Alpine Garden Society

01386 554790
Back to List of Entries for A Northumberland Alpine Gardener's Diary

Go to bottom

You can add your comments on the content of this diary entry by starting a discussion, but you need to login first

A Northumberland Alpine Gardener's Diary

This entry: 22 November 2009 by John Richards

Northumberland Diary. Entry 133.

Two more troughs

As I intimated in my last entry, several troughs required a rework, not just the example described there, so I have tackled two more in the gaps between the gales and the showers, and I thought I would once again discuss the process and show the results.

Yes, we have some wild weather over the last few days, but no more than one expects in late November, unlike our neighbours to the west. What a difference the Pennines make! We are only about 35 miles east of Carlisle here, and some areas within 25 miles of us suffered nearly ten inches of rain (220 mm) in two days. Not as bad as Cockermouth to the south, who received the effects of 370 mm in the same period, but quite bad enough! West of here the Tyne Gap provides a very modest barrier to westerly weather, yet we cannot have received more than 20 mm in the same period. Reason to be profoundly thankful!

The next trough I tackled is the first trough I ever made, or indeed owned. I probably made it in 1972, young, raw and even more foolish than now. It was made out of 'hypertufa', a mix of sieved peat, coarse sand and cement, two parts peat to one part of the other elements. It was made between two cardboard boxes of differing sizes, the kind that you used to get your groceries in then. They (the boxes) were not supported!  Wet hypertufa mix is heavy, and the boxes soon became soggy, and then saggy! This was realised too late, by which time the cement had 'gone off''. So my first trough is the shape of a very soggy cardboard box!  Much better that the sides of the box had been supported by e.g. bricks, as I have done since. Nevertheless, it is, you will see, very robust, but at least this has allowed it to survive some 37 years! It was very mossy and little had survived except three clones of Saxifraga paniculata, and some rosettes of Sempervivum montanum.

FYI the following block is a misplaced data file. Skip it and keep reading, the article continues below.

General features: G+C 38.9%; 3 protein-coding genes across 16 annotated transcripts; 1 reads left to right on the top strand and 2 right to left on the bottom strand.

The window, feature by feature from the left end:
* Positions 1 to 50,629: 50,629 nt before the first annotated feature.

Two more troughs

Here it is empty, and in the next picture the lump of tufa (real Welsh tufa) that was found buried in it, with some scraps of the saxifrage adhering.

I decided that the lump was too big to return to that trough, or moved to the others I had plans for. In the end I decided to add it to the end of my artificial tufa mound on the terrace as a sort of annex, with some of the saxifrages in situ. The site I had in mind was overgrown with backgrowth from a huge Parahebe cataractae that waterfalls down the terrace wall, as well as some Cotoneaster congester nana, so I cut them both hard back, freeing up some rooted bits of both for propagation. The new area was topdressed with old trough soil (containing tufa bits) and planted with bits of silver saxifrages. The cutting back is just starting in this photo.

Returning to the trough, as you can see in the previous photo but two there was no problem with the drainage because a large wooden plug had been put in to give a drainage hole when the trough was made. This is covered with crocks, and the trough was filled with a mix of equal parts John Innes 3, coarse sand with some added perlite and some slow-release fertiliser, and top-dressed with the 'alpine grit' from the local garden centre. Unlike the last effort, there was no pretence that this was a tufa trough, so no limestone was involved. Here it is planted.